I'm interspersing the backlog posts from my trip to Malaysia with current posts from Korea. Sorry if it's causing you guys jet-lag. At the dismal rate I'm going, we should be all caught up by year's end(!!). So, we're back to Kuala Lumpur (affectionately known as "KL") again for this post.
Today, we're talking about dim sum, that perennial favourite Chinese breakfast. The last time I had dim sum was actually in Korea at Jackie Chan's restaurant. In that post, I had also explained a little bit about this thing called "touch the heart".
While in KL, I was introduced to this place in Sungai Buloh, an old industrial town in a somewhat remote area from KL. This place is really packed in and obviously very popular with the locals.
Here's the protocol - what you need to do is briefly scout around **insert Tom Clancy's Splinter Cell background music here** for a table that looks pretty much done and mark your territory by standing beside the customers as they finish their meal (see photo of recognisance scouts above). Any discomfort on your part as they choke hurriedly on their food as you stand there impatiently watching them eat is natural but excusable. The moment they stand up, it's your table baby! Oh ..... and we had to wait 15 minutes for our table.
A good sign to any dim sum place is the use of traditional bamboo steamers. You won't find any of them shiny stainless steel contraptions here. OK, I'm a traditionalist.
The use of bright red table cloth does not help this novice photographer. Colors in this series are a little off due to inexperience use of PaintShop. Manually adjust the image settings on-camera, I hear you say. Man if I knew how to do that, I wouldn't be in this jam now would I? I'm a point-and-shoot simpleton. OK back to the food.
Clockwise from top left : mushroom dumpling, "yee wat" (fish paste ball) and "siew mai" (pork dumpling). The mushroom dumpling is basically pork dumpling with the addition of slivers of black chinese mushrooms. The "yee wat" fish paste ball is different from the "yee tan" (fish ball) in that the former is coarser in texture and firm whereas the standard fish ball is super smooth and bouncy soft. I'm a big fan of "yee wat" and this one doesn't disappoint. It's firm and bouncy to the bite. The "siew mai" is always a popular choice at any dim sum meal. The filling is made from minced pork, finely diced water chestnuts, spring onions, chinese parsley and seasoned with soya sauce, sesame oil, chinese cooking wine and a dash of oyster sauce. I'm not sure if they've added any other "secret recipe" to their trademark dish. Anyway, it tastes darn good.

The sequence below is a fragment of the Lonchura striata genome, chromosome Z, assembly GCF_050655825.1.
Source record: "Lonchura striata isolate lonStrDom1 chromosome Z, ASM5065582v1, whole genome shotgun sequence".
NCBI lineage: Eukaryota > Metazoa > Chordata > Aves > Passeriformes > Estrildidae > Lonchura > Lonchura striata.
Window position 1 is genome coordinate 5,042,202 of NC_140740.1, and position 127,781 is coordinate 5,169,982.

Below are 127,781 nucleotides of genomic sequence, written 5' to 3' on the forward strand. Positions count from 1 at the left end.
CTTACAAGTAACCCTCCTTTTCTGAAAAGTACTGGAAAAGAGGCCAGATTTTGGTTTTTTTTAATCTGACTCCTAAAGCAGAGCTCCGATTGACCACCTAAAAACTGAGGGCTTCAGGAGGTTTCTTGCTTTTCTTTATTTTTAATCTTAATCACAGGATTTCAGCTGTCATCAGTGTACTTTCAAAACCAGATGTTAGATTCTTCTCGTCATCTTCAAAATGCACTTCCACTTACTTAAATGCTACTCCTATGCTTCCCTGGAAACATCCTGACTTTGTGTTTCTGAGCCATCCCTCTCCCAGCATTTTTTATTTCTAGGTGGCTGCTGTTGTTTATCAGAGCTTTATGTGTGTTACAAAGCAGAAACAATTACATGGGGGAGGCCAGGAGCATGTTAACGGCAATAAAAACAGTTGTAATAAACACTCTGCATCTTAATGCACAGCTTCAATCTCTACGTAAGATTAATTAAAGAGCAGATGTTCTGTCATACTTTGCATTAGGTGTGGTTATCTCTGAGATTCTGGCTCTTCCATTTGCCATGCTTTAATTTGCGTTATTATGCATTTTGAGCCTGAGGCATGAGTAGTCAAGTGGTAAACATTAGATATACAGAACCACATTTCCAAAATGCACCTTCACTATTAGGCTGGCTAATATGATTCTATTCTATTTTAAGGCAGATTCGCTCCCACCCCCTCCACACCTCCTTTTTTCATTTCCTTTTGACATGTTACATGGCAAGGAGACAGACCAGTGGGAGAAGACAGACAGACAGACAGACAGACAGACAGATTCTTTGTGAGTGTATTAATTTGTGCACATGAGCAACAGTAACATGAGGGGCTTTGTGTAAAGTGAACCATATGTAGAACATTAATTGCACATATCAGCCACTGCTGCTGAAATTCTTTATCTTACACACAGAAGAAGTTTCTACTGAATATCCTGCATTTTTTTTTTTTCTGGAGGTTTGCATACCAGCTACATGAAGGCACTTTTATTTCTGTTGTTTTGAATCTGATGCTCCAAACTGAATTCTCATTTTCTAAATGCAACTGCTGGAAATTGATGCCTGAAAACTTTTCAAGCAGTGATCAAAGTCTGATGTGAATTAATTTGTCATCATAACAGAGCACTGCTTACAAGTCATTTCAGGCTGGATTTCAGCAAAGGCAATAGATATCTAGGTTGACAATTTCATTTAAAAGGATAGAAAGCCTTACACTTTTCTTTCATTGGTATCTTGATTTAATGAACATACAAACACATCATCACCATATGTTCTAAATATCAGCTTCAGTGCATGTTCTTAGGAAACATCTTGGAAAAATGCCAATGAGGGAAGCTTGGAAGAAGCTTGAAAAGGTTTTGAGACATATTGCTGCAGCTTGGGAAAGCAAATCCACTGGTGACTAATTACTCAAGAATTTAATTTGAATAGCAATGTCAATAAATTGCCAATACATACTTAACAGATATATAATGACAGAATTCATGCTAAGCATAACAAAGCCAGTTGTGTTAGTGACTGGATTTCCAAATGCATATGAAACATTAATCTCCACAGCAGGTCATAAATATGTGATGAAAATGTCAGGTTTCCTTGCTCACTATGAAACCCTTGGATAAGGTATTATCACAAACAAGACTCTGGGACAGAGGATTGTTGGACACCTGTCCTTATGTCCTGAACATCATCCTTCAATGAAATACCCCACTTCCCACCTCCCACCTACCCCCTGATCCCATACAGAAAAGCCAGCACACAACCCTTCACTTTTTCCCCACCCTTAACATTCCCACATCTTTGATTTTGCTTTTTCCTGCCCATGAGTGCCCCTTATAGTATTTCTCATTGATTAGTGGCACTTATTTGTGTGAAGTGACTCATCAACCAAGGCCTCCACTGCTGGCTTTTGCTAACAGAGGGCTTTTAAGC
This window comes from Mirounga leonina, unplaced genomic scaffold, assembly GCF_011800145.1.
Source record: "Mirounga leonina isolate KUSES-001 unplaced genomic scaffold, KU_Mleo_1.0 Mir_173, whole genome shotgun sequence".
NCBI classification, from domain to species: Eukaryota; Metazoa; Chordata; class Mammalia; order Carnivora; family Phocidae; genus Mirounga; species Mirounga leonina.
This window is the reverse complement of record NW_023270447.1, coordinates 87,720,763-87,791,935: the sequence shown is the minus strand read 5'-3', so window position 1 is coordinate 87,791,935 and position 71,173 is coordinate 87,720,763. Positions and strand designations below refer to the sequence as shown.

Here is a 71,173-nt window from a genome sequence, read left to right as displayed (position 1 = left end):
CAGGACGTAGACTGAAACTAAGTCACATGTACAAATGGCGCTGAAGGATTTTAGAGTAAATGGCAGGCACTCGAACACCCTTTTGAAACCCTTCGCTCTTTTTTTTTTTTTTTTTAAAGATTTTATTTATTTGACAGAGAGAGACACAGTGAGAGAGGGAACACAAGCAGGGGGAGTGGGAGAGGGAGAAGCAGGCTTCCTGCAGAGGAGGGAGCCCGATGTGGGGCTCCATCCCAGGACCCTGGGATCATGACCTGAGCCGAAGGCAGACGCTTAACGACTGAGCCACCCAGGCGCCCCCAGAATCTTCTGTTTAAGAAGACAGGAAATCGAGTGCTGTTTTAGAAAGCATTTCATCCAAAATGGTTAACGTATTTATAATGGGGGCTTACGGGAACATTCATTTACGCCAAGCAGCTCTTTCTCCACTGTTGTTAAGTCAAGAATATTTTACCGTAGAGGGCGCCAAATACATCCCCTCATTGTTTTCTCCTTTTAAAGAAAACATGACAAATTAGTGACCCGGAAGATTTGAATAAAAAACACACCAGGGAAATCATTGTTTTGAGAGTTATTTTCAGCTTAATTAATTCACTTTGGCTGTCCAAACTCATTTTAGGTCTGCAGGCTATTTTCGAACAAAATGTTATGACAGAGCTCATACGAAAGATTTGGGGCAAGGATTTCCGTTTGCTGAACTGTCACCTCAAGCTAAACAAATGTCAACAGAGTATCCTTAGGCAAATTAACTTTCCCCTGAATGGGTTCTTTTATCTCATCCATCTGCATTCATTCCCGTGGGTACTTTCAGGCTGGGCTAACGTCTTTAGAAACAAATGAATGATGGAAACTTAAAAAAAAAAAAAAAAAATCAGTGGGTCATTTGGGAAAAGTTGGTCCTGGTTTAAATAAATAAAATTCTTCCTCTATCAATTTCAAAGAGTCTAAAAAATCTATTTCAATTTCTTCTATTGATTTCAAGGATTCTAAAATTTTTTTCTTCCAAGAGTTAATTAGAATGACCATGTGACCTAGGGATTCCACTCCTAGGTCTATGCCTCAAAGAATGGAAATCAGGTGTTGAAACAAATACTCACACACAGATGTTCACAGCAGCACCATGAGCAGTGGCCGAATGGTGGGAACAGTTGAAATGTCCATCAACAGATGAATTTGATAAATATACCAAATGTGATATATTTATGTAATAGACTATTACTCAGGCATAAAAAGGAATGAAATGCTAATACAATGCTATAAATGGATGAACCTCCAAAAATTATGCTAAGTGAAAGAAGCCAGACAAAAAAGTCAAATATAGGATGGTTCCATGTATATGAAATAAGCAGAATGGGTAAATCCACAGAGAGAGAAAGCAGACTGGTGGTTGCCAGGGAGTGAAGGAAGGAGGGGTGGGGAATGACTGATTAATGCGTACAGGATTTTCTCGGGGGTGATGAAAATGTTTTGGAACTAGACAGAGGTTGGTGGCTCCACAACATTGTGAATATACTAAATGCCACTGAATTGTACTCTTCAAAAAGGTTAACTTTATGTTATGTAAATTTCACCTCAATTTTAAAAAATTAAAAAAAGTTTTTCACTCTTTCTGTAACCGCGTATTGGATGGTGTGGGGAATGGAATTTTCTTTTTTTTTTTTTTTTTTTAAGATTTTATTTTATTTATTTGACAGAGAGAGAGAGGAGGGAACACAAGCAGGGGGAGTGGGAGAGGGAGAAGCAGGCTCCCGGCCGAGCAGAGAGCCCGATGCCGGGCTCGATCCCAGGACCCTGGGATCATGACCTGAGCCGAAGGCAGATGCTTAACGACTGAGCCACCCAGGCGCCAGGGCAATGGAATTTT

A plate of fried "chun keen" or dumpling roll. Same filling as that used in the pork dumpling except here it is rolled with a thin sheet of soybean skin and deep fried to golden brown. There's a mayonaise dipping sauce to go with this, but it's perfect as it is.
Clockwise from top left : braised chicken feet in black beans, fried dumplings in sour plum sauce and steamed porks ribs in black beans and sliced chilis. Interestingly, the glamourised name given to the chicken feet is "phoenix claws" so don't be mislead into thinking anything exotic when you're placing your order.
The chicken feet (nails clipped, of course!) is first marinated with thick soya sauce and sesame oil and then deep fried till brown. Only then is it steamed with the black bean sauce. So the chicken skin actually peels off easily and still a little crunchy despite soaking in the sauce. This is one of my favourites.
The pork ribs is another dim sum favourite. Little bits of pork ribs with bones intact are marinated with chinese preserved bean paste ("lam yee"), sesame oil, chinese cooking wine and light soya sauce for several hours. It is then steamed with sliced fresh chili and black beans. Nice.
A plate of fried fish paste fritters. Nothing spectacular here. Deep fried fish paste with bits of carrots, fresh chilis and spring onions mashed in for color and texture.
This is "lor mai kai" or steamed glutinuous rice with pieces of chicken, pork and black chinese mushroom. Seasoned with oyster sauce, soya sauce, sesame oil and Chinese cooking wine. Very nice.
This is "woo kok" or yam dumplings. Mashed yam with filling of chuncky diced pork, chinese mushrooms, shallots, garlic and seasoned with oyster sauce, hoisin sauce, thick and light soya sauce and Chinese cooking wine. When fried, the outer layer of the mashed yam turns golden brown and crispy on the outside yet soft inside. A definite favourite.
What dim sum meal wouldn't be complete without the compulsory order of "char siew pao" or steamed pork buns. The bread-like skin is warm, soft and fluffy and the sweetish "char siew" pork filling oozes out as you rip it apart. Perfect end to the meal.
Pricing wise, expect to pay between RM1.80 (USD0.50) to RM4.00 (USD1.05) per plate/serving, depending on the items you order. Typically you can expect about 30 - 40 varieties of dim sum (steamed and fried items) to be offered at your table. The waiters will bring them to your table on the large bamboo trays and you pick the ones you one and off the waiter goes to the next table. The pricing is determined by the shape and color of the plates, kinda like in a sushi bar. My only wish now is that they have decent dim sum at these prices in Korea. OK. End of moment. (Visa .....)